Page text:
The Long Chill


ivers of blather and showers of cant have saturated public discourse since the fall of the Berlin wall, all to the point that the cold war was waged by the L)united States and its alfies in r-esponse to the Soviet threat. With that menace finally finished, almost everyone agreed, the hideous deformities tolerated because of the lifeand-death necessities of cold war survival would soon cease as well: nuclear arms testing and stockpiling, superpower military interventions in poor countries, international subversion and unlimited spying by the C.I.A. and its cohorts, blockades and boycotts of leftist governments and radical-bashing of Americans in public service or conspicuous private positions. That none of this has happened should demonstrate how much of the entire elaborate machinery of cold war policies and practices was directed toward domestic political considerations, not Russian threats. And it has taken Bill Clinton, the first completely post-cold war President, to iflustrate how thoroughly cold war attitudes have been integrated into the American political mentality. Clinton's most egregious action so far in the continuing cold war is his order, expected in July, to resume the testing of nuclear weapons (see John Tirman, "Non-nuke Nix:' May 24). The last Congress mandated a ban on testing, which expires July 1. Clinton has an opportunity to negotiate a comprehensive test ban treaty, which has been on the diplomatic table for thirty years. A Clinton round of new testing will derail that promising effort.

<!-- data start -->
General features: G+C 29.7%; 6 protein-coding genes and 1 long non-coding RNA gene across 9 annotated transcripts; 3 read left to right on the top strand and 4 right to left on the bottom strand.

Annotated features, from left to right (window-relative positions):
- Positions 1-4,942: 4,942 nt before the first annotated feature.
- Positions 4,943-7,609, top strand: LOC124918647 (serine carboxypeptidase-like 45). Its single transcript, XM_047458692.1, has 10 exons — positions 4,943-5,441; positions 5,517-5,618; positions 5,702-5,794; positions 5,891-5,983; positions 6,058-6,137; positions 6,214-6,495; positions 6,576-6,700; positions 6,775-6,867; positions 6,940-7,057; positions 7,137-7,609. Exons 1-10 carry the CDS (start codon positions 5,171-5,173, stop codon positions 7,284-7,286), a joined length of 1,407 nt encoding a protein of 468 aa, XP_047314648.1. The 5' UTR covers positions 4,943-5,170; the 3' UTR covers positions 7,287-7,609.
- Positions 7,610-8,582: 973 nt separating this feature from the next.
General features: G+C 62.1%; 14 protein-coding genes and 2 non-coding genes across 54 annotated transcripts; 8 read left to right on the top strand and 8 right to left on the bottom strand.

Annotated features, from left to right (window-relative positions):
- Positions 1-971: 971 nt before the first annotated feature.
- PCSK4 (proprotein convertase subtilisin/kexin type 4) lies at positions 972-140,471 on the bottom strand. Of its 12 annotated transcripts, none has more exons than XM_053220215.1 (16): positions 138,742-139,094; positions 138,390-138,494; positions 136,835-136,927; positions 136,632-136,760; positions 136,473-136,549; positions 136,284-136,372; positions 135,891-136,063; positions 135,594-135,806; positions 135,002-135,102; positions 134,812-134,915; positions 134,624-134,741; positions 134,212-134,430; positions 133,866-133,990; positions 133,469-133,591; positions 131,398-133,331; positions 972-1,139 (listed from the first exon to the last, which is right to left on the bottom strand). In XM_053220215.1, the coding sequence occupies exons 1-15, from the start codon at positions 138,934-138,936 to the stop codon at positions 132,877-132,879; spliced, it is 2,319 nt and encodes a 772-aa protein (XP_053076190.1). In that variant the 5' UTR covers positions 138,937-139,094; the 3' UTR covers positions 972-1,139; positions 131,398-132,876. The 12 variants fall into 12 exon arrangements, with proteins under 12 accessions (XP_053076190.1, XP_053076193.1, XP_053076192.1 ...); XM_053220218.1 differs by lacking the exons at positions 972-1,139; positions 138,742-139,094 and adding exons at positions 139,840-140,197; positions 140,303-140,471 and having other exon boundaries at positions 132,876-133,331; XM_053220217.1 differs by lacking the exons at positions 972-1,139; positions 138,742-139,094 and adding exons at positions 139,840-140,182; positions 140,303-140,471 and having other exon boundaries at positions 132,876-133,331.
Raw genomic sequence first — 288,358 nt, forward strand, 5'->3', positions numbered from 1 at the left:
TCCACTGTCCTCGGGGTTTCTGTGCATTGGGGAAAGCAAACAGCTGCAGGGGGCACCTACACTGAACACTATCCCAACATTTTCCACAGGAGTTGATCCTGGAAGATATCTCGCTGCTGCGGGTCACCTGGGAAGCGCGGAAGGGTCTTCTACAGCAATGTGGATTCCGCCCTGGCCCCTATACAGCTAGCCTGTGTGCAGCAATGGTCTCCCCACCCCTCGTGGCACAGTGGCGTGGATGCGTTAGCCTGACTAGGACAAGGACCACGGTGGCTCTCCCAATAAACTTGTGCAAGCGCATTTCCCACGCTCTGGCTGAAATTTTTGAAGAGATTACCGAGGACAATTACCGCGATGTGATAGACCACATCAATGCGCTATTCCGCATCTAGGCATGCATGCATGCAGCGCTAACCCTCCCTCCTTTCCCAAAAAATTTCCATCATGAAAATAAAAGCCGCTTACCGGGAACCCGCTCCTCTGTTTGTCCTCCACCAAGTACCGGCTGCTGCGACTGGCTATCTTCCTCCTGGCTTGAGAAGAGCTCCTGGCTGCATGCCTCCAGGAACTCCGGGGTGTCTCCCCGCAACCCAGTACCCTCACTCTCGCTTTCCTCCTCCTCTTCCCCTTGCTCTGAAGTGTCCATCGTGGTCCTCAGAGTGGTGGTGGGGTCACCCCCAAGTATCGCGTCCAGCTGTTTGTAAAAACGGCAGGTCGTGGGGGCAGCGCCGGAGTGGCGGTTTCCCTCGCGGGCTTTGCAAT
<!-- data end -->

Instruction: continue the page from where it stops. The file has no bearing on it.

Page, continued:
At the same time, the Administration has signaled its intention to increase funding for intelligence operations and to maintain the-c.i.a. structure in virtually the same form assumed for the duration of the cold war (despite the reforms undertaken after the Church committee hearings on intelligence abuses in the 1970s). Before his inauguration Clinton talked about turning the agency into an industrial espionage unit to improve U.S. corporate competitiveness; but it seems that the old-fashioned ways die hard, and new villains have already been targeted. …

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